After a few tries, I ended with a prompt that was more descriptive than before: “Robin Williams and Steve Martin are both sitting on a stool in front of a microphone, telling a very funny story about artificial intelligence.”
So, there was this artificial intelligence researcher, who was working on a project to create a super intelligent computer. He was working day and night, and he finally succeeded. The computer was incredibly intelligent, and it could talk and understand everything.
The researcher was so excited that he decided to show it off to the world. He took it to a press conference, and he put it on stage in front of all the reporters.
The computer started talking, and it was so intelligent that it completely fooled everyone. It seemed like it was a real person.
The reporter asked it a question, and the computer answered perfectly. Another reporter asked a question, and the computer answered perfectly again. Everyone was amazed.
But then, one of the reporters asked the computer a question that it couldn’t answer. The computer hesitated for a moment, and then it said, “I’m sorry, I don’t know the answer to that.”
The reporter looked at the researcher and said, “See? Your computer is not as intelligent as you think it is.”
The researcher was shocked. He didn’t know what to say.
But then the computer spoke up again and said, “Actually, I do know the answer to that question. I just didn’t want to tell you because it’s not polite to show off.”
Humor is tough and often there’s more to comedy than just the joke: the delivery, timing, and body language; but several iterations were thought-provoking and a few were laugh out loud funny.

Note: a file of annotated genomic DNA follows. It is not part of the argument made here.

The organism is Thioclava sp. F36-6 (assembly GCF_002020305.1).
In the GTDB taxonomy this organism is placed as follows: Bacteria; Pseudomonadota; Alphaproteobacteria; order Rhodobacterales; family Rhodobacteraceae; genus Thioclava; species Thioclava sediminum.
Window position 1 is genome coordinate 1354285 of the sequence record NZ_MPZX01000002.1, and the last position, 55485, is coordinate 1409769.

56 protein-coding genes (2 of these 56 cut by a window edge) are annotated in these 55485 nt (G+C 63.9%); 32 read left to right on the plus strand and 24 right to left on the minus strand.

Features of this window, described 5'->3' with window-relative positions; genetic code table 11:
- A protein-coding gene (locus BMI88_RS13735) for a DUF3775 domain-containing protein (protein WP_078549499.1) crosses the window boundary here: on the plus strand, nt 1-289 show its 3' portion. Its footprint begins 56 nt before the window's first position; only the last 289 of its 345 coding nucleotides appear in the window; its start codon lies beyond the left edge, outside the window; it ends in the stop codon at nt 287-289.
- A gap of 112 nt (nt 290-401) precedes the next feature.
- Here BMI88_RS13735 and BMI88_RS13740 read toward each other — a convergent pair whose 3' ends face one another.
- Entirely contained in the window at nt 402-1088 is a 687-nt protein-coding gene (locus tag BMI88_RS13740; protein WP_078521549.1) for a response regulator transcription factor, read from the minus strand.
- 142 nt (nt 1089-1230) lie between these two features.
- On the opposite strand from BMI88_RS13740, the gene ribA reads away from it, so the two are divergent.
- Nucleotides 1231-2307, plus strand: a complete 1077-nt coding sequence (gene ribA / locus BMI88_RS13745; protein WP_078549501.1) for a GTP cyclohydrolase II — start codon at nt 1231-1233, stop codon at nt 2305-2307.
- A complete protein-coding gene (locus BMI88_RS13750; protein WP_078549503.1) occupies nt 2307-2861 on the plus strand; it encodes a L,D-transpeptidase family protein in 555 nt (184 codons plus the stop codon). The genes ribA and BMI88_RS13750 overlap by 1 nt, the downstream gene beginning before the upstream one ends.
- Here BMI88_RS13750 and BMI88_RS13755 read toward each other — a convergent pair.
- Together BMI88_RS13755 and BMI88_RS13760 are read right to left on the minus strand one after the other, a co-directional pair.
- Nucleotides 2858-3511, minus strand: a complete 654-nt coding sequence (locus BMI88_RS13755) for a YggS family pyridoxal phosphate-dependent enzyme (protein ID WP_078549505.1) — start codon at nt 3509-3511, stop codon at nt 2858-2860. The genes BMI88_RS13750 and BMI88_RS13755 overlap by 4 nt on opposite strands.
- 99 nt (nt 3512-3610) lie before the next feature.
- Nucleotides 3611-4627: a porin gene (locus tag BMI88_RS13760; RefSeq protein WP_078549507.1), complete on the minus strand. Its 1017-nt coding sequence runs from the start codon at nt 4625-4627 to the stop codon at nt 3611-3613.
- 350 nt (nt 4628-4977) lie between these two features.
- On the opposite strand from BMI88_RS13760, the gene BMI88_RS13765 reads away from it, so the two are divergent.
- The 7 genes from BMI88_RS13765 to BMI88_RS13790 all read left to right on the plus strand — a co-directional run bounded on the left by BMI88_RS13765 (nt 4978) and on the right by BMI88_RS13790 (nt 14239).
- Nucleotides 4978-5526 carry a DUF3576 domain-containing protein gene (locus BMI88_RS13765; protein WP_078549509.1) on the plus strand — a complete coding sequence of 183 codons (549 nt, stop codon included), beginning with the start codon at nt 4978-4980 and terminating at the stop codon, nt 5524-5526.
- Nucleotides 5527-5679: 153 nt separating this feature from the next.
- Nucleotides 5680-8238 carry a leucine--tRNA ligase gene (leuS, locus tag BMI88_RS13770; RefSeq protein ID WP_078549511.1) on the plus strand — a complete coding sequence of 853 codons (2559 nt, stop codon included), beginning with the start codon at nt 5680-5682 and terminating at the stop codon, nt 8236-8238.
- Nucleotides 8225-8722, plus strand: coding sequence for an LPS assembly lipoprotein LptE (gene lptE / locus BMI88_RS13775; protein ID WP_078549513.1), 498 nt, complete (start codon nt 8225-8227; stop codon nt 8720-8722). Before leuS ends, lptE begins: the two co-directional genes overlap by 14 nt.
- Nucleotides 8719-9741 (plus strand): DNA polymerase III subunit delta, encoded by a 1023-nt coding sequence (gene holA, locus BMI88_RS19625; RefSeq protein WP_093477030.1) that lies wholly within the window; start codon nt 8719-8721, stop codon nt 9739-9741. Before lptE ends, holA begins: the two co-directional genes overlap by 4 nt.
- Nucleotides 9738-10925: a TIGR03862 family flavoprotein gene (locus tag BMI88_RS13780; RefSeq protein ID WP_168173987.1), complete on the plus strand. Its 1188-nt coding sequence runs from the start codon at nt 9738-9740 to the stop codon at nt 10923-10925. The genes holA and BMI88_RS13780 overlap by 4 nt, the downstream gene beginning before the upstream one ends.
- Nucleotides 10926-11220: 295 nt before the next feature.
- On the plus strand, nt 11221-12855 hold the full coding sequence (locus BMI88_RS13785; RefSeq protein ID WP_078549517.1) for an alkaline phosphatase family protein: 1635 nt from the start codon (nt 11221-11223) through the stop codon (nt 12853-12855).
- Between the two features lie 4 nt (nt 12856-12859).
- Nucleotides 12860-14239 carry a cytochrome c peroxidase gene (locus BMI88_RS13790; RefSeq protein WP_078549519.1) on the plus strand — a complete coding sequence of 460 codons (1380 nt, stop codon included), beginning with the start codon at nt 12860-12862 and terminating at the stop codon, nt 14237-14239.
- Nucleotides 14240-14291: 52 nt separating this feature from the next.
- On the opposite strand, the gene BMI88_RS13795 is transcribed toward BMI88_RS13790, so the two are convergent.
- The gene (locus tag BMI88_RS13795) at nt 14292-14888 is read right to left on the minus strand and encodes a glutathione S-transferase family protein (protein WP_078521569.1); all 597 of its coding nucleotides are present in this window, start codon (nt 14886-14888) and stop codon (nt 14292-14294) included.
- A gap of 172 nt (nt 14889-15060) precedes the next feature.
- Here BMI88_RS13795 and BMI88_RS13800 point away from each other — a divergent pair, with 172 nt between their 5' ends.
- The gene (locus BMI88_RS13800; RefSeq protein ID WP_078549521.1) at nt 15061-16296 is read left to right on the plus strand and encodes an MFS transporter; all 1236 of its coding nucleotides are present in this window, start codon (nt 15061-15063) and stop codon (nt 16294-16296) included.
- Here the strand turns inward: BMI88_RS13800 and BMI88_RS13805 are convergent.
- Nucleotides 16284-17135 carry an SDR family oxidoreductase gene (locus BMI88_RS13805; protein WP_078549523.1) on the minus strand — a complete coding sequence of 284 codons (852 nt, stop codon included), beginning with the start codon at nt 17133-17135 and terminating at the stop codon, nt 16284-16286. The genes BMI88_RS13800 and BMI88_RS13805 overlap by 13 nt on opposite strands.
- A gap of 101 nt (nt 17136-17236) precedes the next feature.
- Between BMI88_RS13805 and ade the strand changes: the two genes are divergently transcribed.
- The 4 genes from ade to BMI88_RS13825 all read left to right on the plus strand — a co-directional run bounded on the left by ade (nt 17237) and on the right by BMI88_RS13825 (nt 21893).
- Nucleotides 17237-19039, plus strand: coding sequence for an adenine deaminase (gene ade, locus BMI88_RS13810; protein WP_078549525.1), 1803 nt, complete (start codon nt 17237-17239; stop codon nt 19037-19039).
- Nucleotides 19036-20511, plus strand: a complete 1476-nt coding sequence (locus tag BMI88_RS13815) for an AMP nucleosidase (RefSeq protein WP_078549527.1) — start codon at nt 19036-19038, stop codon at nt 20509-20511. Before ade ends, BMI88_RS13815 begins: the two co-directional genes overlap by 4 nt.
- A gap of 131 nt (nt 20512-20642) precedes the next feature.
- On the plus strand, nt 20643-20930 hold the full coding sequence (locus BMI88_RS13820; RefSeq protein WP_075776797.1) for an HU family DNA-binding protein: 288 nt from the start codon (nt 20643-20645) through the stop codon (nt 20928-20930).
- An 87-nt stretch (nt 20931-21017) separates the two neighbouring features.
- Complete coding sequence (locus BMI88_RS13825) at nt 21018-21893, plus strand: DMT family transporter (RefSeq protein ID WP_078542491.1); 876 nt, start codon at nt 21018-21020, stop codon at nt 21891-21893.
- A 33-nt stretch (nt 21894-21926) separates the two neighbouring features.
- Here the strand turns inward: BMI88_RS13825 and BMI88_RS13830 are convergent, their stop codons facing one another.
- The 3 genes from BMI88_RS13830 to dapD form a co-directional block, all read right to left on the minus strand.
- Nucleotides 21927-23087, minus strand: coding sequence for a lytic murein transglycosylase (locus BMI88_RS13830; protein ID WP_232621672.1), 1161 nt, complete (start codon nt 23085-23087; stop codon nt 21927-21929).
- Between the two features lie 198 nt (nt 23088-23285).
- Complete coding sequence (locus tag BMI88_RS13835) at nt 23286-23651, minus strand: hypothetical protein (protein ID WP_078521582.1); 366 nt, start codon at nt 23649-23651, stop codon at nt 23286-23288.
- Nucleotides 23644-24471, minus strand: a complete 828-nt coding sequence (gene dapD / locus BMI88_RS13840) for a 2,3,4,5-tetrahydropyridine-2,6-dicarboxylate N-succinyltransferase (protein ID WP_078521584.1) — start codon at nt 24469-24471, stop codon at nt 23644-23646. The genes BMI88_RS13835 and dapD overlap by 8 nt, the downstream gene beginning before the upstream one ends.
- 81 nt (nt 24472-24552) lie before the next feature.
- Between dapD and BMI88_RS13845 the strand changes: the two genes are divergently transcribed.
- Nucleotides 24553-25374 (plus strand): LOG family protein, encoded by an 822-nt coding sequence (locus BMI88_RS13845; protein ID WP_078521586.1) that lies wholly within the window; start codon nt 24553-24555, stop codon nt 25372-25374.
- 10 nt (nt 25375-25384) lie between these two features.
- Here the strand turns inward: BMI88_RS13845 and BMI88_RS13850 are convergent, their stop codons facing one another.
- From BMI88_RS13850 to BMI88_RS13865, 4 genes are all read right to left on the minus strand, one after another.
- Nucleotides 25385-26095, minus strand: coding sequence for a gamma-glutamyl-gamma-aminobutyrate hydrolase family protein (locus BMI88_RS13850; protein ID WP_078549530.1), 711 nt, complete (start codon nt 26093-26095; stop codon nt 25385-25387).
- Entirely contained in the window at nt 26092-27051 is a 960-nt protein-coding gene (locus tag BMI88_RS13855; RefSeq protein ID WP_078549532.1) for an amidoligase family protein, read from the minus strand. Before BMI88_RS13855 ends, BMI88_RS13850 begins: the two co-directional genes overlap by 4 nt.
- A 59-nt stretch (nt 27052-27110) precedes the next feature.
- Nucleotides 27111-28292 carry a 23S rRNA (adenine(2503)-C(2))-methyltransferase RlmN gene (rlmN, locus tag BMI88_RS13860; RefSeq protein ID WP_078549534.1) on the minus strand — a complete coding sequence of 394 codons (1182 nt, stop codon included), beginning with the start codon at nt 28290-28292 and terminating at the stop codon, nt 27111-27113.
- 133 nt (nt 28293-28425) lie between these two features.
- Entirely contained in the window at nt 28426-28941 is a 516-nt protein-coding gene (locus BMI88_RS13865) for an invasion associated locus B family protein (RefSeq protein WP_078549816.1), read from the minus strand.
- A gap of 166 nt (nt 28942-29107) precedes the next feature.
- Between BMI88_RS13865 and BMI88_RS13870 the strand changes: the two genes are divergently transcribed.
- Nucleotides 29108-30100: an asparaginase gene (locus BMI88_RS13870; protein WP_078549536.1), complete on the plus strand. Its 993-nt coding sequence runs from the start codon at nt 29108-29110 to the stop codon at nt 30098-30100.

Regardless, the AI-generated attempts are impressive!
HN user, EddieDante:
It’s called “Medium” because the posts are neither rare nor well-done.
I’d heard of the disasters happening in our national parks, but I didn’t really know why:
Climate change has increased temperatures across the United States. But because so many national parks are at high elevations, in the arid Southwest or in the Arctic, they are being disproportionately affected by global warming. A 2018 study found that temperatures in national parks are rising at twice the rate as the country as a whole.
The examples of what’s happening at our parks are devastating.
…climate change caused by humans—is well-established science. The evidence is overwhelming, and attempted rebuttals are incomplete, flawed, or fabricated.
When I read this, I wondered if this is still a contested issue - and, yes, it is. Fourteen percent of American adults don’t agree that global warming is happening and about that same number are unsure.
Source: Yale Climate Opinion Maps 2021
McKinsey surveyed 25,000 Americans. Some care should be taken with the conclusions, as this is an online survey, and may underrepresent “people with lower incomes, less education, people living in rural areas, or people aged 65 and older”.
However, the results are still informative:
Notably, of those looking for a job, the top reasons were pay and career opportunities, which were more important than the number three reason of working remotely.
Beyond these top three, it’s a great reminder that leaders need to focus on creating purpose and building a great team to keep their high performers.